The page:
So a government agency is complaining that it is too under-funded to meet the mandate of the Dodd-Frank Act; before we get all worked up about that and just throw money at the problem, let’s make sure we truly understand the Act and what it entails. One Chris Dodd offered some insight on this very matter: “No one will know until this is actually in place how it works.”

    Of course Democrats could also have rammed through Sen. Schumer’s proposal (Sept. 2009) to have the SEC and CFTC be self-funded…and perhaps the “regulatory failure” wasn’t just a lack of resources but also that the available resources were mis-directed…for instance, perhaps they were instead surfing porn sites (Report: April 2010).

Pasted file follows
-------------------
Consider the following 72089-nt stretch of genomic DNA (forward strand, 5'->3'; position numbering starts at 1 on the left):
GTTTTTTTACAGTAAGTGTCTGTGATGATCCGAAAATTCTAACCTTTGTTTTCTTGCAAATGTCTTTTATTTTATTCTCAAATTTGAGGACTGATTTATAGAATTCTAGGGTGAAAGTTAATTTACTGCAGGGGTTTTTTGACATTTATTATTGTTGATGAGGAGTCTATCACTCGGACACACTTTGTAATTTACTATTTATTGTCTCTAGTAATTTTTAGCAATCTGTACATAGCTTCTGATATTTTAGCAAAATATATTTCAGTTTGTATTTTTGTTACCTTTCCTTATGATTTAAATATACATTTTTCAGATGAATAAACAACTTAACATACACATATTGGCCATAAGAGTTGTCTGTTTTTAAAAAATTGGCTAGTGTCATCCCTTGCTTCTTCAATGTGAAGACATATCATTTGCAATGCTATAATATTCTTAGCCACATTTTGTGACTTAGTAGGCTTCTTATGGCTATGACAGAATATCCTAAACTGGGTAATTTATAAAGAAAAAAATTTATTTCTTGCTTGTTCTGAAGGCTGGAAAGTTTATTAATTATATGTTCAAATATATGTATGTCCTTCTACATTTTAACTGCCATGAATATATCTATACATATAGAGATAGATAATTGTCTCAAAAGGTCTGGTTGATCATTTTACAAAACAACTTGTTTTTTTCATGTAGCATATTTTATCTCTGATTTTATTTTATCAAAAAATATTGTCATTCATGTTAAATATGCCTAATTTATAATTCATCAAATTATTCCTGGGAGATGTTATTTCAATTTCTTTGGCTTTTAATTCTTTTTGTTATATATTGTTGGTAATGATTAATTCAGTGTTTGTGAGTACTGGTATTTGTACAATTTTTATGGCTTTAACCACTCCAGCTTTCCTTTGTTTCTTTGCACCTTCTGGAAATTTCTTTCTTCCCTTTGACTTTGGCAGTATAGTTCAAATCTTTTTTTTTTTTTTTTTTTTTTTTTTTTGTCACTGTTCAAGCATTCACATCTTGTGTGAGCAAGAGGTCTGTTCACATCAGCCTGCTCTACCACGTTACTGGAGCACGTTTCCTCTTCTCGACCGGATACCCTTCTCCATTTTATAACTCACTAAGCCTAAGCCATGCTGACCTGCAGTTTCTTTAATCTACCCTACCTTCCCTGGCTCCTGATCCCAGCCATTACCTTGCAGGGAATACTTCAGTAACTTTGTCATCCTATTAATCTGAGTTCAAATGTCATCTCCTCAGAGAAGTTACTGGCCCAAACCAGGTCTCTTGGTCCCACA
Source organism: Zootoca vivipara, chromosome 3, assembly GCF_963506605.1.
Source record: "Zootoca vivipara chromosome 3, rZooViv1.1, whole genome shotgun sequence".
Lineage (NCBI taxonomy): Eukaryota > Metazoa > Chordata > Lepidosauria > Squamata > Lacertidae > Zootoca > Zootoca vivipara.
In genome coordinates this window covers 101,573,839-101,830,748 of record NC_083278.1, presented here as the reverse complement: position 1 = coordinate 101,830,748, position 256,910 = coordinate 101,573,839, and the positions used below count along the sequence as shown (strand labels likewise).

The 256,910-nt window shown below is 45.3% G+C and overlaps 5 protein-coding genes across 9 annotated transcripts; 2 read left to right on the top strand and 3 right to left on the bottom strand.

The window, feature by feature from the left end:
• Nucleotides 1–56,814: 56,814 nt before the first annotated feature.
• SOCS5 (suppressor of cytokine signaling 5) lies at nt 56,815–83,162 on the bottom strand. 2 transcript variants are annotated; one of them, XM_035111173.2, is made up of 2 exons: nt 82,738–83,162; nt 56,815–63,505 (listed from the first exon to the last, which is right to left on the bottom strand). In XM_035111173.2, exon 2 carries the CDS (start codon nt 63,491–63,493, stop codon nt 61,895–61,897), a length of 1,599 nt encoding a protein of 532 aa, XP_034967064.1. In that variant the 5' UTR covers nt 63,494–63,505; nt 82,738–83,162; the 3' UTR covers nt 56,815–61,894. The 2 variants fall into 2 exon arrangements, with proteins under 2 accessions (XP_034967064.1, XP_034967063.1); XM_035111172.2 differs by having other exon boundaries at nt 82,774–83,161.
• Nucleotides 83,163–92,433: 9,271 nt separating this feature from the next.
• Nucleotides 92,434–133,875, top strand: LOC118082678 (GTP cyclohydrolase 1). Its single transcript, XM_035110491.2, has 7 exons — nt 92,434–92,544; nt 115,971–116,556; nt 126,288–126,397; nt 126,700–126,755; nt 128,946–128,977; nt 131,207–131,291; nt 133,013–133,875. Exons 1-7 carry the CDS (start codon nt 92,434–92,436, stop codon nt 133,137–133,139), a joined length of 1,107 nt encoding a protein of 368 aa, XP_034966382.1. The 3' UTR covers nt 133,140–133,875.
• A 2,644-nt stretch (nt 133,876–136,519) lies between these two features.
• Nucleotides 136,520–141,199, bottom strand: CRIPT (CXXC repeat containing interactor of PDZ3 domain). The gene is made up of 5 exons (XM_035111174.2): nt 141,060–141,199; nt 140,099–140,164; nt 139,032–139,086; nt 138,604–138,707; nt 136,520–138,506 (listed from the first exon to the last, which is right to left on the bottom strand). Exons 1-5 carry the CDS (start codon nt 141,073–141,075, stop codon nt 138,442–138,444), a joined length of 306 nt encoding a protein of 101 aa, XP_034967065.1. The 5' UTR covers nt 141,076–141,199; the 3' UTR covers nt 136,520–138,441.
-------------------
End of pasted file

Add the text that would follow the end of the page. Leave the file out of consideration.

…and Professor Pasquale – in ref. to the bit about lobbyists and derivatives in your comment; let’s also remember that when push came to shove in the final moments before the Act was agreed to, the main lobbyists successfully pressuring to thwart then-Sen. Lincoln’s proposal to get big banks out of the derivatives game were Democratic Congressmen (mostly from NY).

  4. Ken Rhodes says:

    “the main lobbyists successfully pressuring to thwart then-Sen. Lincoln’s proposal to get big banks out of the derivatives game were Democratic Congressmen (mostly from NY).”

    Huh???

    In what alternate universe are the legislators on one side or the other of a divisive issue considered “lobbyists?”